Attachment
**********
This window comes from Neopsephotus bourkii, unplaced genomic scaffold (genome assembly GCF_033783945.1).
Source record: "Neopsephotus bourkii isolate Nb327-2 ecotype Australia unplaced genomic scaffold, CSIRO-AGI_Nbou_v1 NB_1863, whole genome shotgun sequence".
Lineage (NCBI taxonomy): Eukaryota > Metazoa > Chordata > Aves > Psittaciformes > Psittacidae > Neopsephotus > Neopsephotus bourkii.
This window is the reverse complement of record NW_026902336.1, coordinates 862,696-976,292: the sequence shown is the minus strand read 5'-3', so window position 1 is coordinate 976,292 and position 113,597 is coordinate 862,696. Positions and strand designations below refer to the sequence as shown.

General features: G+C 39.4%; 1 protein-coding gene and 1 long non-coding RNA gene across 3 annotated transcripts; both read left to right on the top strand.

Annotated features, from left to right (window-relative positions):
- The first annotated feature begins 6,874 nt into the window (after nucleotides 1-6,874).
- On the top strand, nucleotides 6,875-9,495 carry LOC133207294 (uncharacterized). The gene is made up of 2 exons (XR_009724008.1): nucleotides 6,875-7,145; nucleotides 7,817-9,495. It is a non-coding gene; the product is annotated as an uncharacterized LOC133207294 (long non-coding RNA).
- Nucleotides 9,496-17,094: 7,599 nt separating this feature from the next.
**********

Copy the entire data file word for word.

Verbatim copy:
This window comes from Neopsephotus bourkii, unplaced genomic scaffold (genome assembly GCF_033783945.1).
Source record: "Neopsephotus bourkii isolate Nb327-2 ecotype Australia unplaced genomic scaffold, CSIRO-AGI_Nbou_v1 NB_1863, whole genome shotgun sequence".
Lineage (NCBI taxonomy): Eukaryota > Metazoa > Chordata > Aves > Psittaciformes > Psittacidae > Neopsephotus > Neopsephotus bourkii.
This window is the reverse complement of record NW_026902336.1, coordinates 862,696-976,292: the sequence shown is the minus strand read 5'-3', so window position 1 is coordinate 976,292 and position 113,597 is coordinate 862,696. Positions and strand designations below refer to the sequence as shown.

General features: G+C 39.4%; 1 protein-coding gene and 1 long non-coding RNA gene across 3 annotated transcripts; both read left to right on the top strand.

Annotated features, from left to right (window-relative positions):
- The first annotated feature begins 6,874 nt into the window (after nucleotides 1-6,874).
- On the top strand, nucleotides 6,875-9,495 carry LOC133207294 (uncharacterized). The gene is made up of 2 exons (XR_009724008.1): nucleotides 6,875-7,145; nucleotides 7,817-9,495. It is a non-coding gene; the product is annotated as an uncharacterized LOC133207294 (long non-coding RNA).
- Nucleotides 9,496-17,094: 7,599 nt separating this feature from the next.